PM Boris Johnson has announced the government’s roadmap to cautiously ease lockdown restrictions in England with non-essential shops due to open on 12 April
Each step will be assessed against four tests before restrictions ease, starting with the return of schools on 8 March.
The PM is clear that the decision on each stage will be based on data not dates, and government will move cautiously to keep infection rates under control.
Supported by the increased protection offered by the Pfizer and Astra Zeneca vaccines, the government is able to slowly and cautiously begin to ease restrictions in all areas across England at the same time, guided at all stages by data, not dates.
The roadmap, which has now been published on gov.uk, outlines four steps for easing restrictions. Before proceeding to the next step, the government will examine the data to assess the impact of previous steps. There is a five-week period between each step to allow the government to review the situation before proceeding with the next lockdown release.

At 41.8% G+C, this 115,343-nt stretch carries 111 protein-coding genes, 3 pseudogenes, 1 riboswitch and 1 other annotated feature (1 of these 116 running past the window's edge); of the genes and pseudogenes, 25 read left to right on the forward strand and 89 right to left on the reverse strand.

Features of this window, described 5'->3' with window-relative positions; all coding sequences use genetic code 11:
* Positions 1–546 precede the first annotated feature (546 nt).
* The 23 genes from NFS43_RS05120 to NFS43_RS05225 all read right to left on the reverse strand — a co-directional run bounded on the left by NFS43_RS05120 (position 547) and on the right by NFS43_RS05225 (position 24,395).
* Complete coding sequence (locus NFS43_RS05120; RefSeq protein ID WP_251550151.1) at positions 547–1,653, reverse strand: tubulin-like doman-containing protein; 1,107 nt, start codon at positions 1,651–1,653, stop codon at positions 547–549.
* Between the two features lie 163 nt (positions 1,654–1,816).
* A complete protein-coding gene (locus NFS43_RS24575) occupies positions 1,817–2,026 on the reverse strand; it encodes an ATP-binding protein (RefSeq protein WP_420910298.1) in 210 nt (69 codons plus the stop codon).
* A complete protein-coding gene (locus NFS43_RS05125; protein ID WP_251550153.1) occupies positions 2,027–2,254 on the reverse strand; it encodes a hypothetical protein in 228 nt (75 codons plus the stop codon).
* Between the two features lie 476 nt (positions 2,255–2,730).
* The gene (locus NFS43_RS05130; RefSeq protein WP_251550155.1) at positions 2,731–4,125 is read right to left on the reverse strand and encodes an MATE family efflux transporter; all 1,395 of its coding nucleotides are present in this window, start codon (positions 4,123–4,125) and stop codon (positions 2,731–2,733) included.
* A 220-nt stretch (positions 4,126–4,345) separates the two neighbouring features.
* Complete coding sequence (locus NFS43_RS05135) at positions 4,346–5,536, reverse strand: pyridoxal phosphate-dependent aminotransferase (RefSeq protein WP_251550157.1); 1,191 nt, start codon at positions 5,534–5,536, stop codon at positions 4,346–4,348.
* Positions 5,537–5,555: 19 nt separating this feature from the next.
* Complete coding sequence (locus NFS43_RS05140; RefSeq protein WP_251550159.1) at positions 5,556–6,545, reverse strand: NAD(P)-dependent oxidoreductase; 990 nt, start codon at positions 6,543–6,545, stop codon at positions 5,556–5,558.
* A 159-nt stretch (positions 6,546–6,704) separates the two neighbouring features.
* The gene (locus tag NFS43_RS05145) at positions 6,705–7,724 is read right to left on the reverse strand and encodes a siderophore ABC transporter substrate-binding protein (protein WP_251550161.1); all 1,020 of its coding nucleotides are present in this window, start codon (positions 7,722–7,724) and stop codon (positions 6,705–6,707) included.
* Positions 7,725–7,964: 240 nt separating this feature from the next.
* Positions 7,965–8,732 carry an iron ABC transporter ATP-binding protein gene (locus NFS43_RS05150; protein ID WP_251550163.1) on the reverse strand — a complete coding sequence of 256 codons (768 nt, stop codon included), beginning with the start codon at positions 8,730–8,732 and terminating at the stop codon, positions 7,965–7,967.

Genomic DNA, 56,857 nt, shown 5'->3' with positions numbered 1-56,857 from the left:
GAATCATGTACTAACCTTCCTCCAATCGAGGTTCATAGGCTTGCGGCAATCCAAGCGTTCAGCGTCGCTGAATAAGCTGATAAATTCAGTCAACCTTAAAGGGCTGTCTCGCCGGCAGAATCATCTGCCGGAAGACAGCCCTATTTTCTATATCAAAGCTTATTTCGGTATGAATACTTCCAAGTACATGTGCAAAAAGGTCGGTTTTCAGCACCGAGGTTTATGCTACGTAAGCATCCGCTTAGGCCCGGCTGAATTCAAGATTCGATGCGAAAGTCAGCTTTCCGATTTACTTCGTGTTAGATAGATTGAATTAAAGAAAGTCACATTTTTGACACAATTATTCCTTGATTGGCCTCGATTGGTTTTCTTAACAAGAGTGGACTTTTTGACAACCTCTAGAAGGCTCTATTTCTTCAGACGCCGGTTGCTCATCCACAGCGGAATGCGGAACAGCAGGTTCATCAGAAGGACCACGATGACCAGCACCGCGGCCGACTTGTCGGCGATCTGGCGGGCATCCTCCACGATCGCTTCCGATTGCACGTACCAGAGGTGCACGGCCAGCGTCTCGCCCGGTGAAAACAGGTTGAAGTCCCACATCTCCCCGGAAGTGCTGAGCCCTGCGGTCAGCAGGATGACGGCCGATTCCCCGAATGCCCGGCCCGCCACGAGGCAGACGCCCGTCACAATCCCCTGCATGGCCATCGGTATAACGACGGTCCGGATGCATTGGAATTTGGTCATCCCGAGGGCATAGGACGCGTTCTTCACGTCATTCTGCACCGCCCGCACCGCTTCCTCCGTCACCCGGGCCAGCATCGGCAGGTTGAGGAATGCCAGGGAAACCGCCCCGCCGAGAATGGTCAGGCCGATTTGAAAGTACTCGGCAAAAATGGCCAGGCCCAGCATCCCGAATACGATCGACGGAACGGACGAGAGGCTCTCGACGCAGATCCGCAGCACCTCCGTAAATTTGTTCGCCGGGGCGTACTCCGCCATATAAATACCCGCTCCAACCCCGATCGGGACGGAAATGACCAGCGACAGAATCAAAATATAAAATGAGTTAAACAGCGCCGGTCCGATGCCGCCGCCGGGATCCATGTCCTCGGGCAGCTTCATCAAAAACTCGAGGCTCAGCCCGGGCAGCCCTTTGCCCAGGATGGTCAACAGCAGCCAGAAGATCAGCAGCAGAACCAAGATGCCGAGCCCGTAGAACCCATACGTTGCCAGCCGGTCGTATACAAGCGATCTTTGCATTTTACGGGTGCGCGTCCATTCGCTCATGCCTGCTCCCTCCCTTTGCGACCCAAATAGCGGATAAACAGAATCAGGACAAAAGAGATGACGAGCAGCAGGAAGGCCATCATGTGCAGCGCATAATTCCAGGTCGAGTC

This assessment will be based on four tests:
- the vaccine deployment programme continues successfully;
- evidence shows vaccines are sufficiently effective in reducing hospitalisations and deaths in those vaccinated;
- infection rates do not risk a surge in hospitalisations which would put unsustainable pressure on the NHS; and
- assessment of the risks is not fundamentally changed by new variants of concern.
There will be a minimum of five weeks between each step: four weeks for the data to reflect changes in restrictions; followed by seven days’ notice of confirmation of the restrictions to be eased.
Step 1: 8 March